Pudge’s sandwiches are built atop rolls fresh from the Conshohocken Bakery, which are cut nearly in half and laid open like books. Hoagies are lined with prime deli meats and then heaped with lettuce, onion, peppers and tomato. Pudge’s famous steak sandwiches – in regular or the ginormous 20” size – are piled with lean and tasty grilled beef and topped with provolone cheese and sautéed onions. Vegetarian sandwich choices include an eggplant parmesan sandwich, cheese hoagie or their mean and green spinach sub. Bite into any of these and you’ll think you’ve gone to sandwich heaven.
It always blows me away that, for the amount of food Pudge’s gives you, their prices are so reasonable. For about $7 you can get a variety of regular subs that could easily feed two in a pinch (naah, never happens!). For that cost, and with high quality to boot, I’d call Pudge’s a real bargain.
Capriotti’s Sandwich Shop, 120 Lantana Square (off Route 7) in Hockessin, DE. 302.234.2322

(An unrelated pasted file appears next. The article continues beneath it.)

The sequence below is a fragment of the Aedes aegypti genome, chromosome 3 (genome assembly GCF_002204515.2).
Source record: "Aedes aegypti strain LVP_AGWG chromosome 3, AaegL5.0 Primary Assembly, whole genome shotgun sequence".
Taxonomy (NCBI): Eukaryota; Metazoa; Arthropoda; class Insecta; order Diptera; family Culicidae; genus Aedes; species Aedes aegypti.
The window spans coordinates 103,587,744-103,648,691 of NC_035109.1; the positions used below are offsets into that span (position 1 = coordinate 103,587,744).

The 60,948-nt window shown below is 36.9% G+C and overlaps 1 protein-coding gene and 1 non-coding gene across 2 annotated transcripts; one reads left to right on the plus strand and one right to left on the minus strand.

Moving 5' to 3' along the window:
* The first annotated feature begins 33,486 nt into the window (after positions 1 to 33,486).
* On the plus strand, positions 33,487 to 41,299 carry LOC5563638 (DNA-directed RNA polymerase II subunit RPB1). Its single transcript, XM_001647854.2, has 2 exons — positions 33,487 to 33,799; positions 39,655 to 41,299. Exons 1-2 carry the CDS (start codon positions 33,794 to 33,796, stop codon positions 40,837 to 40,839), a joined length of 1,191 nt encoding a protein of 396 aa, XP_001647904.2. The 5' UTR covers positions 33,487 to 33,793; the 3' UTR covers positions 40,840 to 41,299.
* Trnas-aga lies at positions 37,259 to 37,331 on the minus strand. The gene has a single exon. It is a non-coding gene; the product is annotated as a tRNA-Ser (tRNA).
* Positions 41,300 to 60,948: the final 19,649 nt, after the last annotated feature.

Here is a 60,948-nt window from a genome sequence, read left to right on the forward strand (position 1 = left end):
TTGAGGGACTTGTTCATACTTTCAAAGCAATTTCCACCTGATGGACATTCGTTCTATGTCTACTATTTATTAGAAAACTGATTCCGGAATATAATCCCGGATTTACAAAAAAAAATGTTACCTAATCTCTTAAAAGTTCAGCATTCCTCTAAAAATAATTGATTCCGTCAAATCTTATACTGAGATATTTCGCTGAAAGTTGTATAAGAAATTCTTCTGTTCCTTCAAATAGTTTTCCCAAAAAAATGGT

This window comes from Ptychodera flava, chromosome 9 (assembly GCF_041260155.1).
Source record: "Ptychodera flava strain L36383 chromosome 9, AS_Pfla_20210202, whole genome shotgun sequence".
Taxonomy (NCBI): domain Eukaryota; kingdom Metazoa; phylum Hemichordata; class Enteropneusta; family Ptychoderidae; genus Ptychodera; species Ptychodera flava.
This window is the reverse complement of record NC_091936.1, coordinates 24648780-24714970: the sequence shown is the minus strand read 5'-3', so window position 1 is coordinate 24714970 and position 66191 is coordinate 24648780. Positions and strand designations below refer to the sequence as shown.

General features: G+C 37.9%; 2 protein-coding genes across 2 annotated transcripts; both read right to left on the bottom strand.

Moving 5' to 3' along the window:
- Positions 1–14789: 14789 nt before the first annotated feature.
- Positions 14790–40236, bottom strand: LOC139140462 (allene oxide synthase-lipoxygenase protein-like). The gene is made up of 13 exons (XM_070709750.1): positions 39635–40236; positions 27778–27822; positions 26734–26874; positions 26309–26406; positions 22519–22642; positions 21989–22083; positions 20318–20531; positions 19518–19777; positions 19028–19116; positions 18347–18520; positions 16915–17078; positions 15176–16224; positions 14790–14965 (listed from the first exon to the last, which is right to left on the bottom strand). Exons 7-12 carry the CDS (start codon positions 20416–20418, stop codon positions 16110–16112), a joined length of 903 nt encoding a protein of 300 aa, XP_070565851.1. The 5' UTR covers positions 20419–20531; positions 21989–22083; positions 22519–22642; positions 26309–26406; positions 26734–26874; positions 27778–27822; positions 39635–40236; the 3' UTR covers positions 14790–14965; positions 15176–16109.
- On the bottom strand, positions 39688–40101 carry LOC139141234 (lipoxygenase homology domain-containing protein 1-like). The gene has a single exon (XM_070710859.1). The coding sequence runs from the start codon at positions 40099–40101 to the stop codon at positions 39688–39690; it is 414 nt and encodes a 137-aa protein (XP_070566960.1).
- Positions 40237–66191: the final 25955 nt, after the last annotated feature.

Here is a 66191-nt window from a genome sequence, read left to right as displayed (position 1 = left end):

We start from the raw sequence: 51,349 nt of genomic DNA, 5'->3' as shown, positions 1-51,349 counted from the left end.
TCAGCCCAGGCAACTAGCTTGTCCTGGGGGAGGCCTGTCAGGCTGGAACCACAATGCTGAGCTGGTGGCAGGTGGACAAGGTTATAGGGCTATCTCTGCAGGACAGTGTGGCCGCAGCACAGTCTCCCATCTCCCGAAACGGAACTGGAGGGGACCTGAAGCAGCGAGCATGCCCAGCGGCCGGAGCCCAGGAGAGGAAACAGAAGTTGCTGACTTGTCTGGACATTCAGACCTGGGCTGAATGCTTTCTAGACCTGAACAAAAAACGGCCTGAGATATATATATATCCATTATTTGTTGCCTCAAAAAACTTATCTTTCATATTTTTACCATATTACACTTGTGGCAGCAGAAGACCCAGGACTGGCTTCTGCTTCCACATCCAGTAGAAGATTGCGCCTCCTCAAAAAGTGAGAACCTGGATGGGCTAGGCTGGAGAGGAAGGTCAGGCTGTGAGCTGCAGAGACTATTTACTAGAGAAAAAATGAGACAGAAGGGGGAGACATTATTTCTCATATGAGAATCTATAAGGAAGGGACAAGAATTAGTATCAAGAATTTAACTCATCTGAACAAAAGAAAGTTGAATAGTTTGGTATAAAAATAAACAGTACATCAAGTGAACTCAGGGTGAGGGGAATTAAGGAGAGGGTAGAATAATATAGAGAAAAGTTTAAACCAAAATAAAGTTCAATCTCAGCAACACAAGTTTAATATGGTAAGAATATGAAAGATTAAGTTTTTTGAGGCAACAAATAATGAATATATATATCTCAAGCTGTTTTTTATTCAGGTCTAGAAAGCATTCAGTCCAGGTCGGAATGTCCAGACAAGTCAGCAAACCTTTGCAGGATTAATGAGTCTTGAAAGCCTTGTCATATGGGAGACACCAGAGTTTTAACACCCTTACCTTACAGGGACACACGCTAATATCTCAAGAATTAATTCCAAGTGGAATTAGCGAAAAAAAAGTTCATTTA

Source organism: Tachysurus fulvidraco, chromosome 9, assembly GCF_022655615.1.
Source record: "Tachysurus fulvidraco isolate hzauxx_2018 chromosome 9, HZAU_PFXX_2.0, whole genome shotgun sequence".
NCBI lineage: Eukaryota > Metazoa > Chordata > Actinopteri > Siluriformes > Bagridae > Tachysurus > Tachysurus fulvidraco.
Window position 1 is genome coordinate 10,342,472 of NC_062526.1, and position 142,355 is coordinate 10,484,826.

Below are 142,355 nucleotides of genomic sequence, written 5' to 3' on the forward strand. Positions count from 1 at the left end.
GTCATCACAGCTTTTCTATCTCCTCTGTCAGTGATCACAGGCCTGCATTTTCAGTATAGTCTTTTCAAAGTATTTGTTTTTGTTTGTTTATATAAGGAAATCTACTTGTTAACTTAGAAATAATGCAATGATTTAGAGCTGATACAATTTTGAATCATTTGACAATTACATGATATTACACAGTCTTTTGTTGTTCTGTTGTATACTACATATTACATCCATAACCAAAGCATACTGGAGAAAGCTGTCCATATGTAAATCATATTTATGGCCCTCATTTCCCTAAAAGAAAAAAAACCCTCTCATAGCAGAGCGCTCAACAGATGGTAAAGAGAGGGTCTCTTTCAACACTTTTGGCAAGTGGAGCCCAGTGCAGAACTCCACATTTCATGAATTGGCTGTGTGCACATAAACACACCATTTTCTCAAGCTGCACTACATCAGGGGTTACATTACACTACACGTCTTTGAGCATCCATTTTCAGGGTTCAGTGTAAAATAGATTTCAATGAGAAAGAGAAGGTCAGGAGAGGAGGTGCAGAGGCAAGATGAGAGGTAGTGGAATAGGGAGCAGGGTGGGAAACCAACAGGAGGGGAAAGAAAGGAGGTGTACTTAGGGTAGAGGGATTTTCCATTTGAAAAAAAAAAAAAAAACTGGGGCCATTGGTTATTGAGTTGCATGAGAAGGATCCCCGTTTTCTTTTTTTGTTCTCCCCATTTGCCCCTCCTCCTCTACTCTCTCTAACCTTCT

Something about Capriotti’s keeps me coming back for more. Sure, the pickles on their Delaware Subs are a little different for a Philly boy and add a certain zing, but it’s more than that. At Capriotti’s, you always feel you’re in eminently capable hands, hands that make some of the best sandwiches in America.
The crew behind the counter at Capriotti’s hustles like a sports team. Take the order; pass it off. Slice: the cut is made. Then, behind the towering racks of Herr’s potato chips, magic is created. A beautiful sub for me, a tasty meatball sandwich for my son. In a surprisingly short time, we are sighing over our food. (Touchdown. The crowd cheers!)
Now I have a confession to make. I’ve been going to this little sandwich shop near Hockessin for years in blissful ignorance of the fact that Capriotti’s is part of a chain. Hey, I’m not from Delaware; how would I know? Except for the logo on the sign, there’s nothing ‘chainlike’ about the place. And really, it doesn’t matter, because they make a fantastic sandwich every time.